Cerrado por la ciclone ie Havana lock down


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Central America Caribbean » Cuba » Oeste » La Habana
September 9th 2008
Published: September 13th 2008EDIT THIS ENTRY

Ah...Cuba at last...we´ve been wanting to come here for ages. And as soon as we do, we get stuck in the city, unable to escape, unable to anything really. Well, serves us right really, we knew it was the end of the hurricane season, and this year has been a bad one.

The first afternoon and the following morning were fine. Very hot and sticky though. We found ourselves a nice casa particular and settled in.

The first afternoon / evening we just wandered around the local area ¨Habana Vieja¨and ¨Centro Habana¨. Down the Prado to the Malecon and the ocean, through narrow streets back up to the Capitolio. Just trying to take in as much as we could, the old colonial buildings, some restored and some definitely not, the people, friendly and unthreatening, and of course the cars. Plenty of new cars, and Ladas in various conditions, and the old American classics. Even the run down, battered ones were neat. You will just have to check out the pics.

We started our rice and beans diet that first night. And cabbage, which came to be a constant staple with almost any meal. The veges here are only seasonal, and I guess cabbage is the only vegetable in season right now!

Before leaving the casa yesterday morning, Dulce, our landlady, gave us a stern warning about the approaching hurricane - Ike - and instructions to come straight back if the weather changed. Not that Ike was due near Havana until the following day anyway. This was our first introduction to how seriously the Habañeros were taking this approaching storm. People here are either really worried about it, live by a ¨better to be safe than sorry¨motto, or got so hammered by Gustav that they are taking no chances with Ike. So all the hatches are being battened down. Big time. So many places we passed were getting large sheets of ply nailed over the windows, or the windows filled with taped X´s. Outside furniture was being moved into cafes, fishing boats had been moved a couple of blocks inland, huge planters with trees in were being forklifted to safety (inside those cafes again!) and even a huge crane had been dismantled and was in the process of being tied down.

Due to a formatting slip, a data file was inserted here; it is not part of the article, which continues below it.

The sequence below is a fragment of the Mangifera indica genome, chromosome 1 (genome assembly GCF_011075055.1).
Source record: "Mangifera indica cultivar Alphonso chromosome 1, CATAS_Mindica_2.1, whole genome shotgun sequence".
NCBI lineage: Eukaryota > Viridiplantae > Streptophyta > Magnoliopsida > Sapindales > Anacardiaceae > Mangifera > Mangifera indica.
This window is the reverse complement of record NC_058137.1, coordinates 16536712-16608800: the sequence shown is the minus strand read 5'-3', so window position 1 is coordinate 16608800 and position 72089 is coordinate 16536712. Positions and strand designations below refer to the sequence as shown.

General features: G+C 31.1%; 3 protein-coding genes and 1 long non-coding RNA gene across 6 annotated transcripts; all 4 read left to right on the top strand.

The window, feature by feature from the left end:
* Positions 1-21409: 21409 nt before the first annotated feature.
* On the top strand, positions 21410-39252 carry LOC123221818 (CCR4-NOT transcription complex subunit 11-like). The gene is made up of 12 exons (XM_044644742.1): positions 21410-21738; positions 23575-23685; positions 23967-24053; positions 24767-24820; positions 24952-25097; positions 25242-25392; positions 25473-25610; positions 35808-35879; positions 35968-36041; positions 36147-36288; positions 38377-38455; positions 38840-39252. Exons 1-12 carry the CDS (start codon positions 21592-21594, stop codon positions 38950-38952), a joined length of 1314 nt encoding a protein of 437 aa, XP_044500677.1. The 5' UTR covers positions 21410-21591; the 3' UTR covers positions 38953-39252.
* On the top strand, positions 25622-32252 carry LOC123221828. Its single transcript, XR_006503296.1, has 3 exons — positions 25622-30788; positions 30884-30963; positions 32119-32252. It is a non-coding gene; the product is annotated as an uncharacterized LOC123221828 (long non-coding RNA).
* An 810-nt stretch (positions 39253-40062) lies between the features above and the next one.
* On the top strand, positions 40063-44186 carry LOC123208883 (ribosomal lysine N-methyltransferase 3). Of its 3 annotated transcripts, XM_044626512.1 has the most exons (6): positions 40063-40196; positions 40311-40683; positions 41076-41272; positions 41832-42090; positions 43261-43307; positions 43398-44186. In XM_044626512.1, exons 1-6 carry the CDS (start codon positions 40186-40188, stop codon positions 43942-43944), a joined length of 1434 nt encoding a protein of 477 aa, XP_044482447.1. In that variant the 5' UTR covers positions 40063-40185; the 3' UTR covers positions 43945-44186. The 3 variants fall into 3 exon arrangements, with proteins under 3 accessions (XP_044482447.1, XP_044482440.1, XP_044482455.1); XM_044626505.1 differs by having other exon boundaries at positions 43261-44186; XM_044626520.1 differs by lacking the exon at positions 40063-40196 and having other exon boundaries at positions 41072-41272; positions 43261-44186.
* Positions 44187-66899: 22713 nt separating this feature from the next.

And then there were all the museums and forts we couldnt go in as they were closed for the hurricane.

So what could we get up to? Well, first up was the museo de la revolucion, which alternated between interesting and tedious. It was full of photos, maps, newpaper articles etc charting the revolutions in Cuba from the initial Spanish invasion through to Castro and his heroic comrades. It was easy to tell who were the goodies and who were the baddies by the descriptions used - heroic, murderer, fascist, tortured etc etc. Out the back were various vehicles from the later armed struggle, including in a heavily guarded glass and wire mesh pavillion, the Granma, Castros yacht (or rather nice looking large motor cruiser).